The Joy of Composing through a Woman's Eyes
"There is nothing greater than the joy of composing something oneself and then listening to it."- Clara Schumann
The month of March marks Women's History Month. The media usually spends time looking at women who have defied all barriers and odds in specific sectors, such as politics, science, and finance. If the media were to focus on an artistic female who made her mark, it would usually be either an author or artist.
I'm not out to take away the role that these pioneering women have had on our society in each of these sectors, but I do think that we have lost an opportunity to find and recognize women who achieved greatness in the area of musical composition.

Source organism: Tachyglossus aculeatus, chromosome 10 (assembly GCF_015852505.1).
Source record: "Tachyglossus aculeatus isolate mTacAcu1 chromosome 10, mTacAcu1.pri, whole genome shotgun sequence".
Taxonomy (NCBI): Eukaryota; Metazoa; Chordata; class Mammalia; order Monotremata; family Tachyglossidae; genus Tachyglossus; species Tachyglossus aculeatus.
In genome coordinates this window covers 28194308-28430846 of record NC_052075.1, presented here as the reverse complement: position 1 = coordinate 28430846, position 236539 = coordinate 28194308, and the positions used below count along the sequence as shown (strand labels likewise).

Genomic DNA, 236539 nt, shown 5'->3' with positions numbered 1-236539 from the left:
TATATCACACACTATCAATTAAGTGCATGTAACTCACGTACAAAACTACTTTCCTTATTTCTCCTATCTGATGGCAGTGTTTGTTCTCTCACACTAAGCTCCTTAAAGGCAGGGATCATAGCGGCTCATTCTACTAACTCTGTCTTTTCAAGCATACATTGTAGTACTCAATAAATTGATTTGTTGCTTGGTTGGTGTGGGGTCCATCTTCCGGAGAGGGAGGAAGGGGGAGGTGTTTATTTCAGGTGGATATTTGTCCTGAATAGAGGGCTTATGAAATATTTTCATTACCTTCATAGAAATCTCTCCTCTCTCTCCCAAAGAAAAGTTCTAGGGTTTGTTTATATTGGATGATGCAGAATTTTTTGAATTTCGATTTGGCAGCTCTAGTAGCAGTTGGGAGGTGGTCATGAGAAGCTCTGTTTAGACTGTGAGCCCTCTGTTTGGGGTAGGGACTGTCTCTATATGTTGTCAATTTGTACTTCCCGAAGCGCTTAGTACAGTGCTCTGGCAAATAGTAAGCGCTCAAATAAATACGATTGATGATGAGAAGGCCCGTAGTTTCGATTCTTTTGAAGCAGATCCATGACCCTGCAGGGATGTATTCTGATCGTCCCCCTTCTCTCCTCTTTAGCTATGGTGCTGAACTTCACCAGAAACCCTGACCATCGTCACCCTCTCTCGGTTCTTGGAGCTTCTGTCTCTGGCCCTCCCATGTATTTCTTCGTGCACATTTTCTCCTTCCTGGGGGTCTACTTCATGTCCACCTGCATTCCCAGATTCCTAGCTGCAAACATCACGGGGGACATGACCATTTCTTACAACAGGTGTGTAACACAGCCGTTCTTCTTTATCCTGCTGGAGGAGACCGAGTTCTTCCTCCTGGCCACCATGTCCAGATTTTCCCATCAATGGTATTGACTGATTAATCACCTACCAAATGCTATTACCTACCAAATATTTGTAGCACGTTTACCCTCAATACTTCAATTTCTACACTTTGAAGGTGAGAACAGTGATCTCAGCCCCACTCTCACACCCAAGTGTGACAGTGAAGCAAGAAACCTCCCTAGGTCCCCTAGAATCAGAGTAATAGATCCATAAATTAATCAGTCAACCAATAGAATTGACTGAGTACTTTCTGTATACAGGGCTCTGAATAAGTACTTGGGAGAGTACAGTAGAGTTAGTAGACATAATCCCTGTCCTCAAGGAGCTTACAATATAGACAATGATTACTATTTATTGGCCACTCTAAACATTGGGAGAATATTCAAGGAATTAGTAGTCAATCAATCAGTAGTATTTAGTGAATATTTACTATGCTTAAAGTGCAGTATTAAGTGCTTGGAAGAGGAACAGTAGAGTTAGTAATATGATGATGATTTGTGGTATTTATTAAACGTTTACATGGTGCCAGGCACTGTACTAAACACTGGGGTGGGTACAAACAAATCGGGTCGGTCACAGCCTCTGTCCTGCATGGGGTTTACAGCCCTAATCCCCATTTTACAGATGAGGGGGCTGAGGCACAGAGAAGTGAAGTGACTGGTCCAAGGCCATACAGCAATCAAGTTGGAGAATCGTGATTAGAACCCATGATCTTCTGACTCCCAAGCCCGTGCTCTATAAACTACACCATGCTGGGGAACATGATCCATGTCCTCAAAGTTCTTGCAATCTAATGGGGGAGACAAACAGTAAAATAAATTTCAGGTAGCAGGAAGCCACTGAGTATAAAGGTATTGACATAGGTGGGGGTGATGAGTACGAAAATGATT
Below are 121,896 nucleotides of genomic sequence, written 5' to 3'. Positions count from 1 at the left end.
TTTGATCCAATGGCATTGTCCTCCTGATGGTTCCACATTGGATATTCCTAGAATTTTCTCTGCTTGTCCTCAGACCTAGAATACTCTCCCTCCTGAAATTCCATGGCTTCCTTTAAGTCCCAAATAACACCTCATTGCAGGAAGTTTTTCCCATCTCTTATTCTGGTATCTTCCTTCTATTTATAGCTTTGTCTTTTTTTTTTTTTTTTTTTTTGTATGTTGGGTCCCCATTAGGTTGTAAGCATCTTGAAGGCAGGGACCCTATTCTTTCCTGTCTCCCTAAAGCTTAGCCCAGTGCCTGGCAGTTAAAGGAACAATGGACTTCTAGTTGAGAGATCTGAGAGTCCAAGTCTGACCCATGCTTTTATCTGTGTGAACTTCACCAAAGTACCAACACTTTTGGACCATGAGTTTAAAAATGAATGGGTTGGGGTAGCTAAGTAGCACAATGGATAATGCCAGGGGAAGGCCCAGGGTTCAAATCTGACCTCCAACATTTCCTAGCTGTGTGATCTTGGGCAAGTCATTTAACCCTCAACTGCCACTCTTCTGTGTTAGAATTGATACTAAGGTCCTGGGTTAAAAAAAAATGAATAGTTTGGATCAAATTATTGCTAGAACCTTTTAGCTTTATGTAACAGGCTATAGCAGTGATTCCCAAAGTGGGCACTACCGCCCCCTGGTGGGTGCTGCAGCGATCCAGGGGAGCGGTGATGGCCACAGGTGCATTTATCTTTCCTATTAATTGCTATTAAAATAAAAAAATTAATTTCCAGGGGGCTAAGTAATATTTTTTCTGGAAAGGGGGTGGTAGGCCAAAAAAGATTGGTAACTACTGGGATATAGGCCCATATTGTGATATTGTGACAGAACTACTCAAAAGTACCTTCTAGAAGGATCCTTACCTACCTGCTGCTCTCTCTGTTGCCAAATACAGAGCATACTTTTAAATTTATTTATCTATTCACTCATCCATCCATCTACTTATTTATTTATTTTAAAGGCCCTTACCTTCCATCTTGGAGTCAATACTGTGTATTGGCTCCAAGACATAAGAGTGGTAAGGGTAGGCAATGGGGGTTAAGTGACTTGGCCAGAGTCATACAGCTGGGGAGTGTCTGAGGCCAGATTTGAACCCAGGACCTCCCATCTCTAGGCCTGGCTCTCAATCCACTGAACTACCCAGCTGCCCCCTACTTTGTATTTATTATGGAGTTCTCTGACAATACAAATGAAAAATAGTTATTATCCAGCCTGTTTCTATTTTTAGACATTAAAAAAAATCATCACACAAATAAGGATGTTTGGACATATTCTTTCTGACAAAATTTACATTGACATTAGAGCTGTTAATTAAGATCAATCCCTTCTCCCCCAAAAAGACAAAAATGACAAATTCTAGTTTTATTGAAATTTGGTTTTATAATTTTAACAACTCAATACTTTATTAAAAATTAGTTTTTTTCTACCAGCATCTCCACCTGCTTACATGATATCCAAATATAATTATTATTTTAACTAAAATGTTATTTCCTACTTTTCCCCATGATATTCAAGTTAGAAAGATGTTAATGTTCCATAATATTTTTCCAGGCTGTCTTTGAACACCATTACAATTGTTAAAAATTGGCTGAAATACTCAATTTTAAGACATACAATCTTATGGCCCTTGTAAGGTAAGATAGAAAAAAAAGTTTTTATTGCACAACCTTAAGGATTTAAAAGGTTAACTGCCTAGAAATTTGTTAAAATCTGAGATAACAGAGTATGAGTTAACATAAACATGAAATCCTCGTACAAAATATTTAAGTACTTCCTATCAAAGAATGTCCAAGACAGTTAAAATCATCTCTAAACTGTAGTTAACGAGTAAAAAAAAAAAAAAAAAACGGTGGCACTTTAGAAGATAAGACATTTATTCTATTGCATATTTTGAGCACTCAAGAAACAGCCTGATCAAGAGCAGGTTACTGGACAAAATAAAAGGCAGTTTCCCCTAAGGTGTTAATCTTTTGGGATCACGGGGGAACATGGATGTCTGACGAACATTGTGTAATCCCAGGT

Musical composition is a highly difficult art form. It requires years of study, starting with the King of Counterpoint, Johann Sebastian Bach. From there, music theory and music history must be understood, in order to watch the changes of composition from the early Medieval times to present day. And lastly, it takes time to understand oneself and one's project in order to write a piece that perfectly expresses that composer's thoughts and intentions.
So I thought today's blog should focus on three women who made a profound impact in the classical musical world in their study and creation of music. Enjoy!
1. Hildegard of Bingen (1098-1179)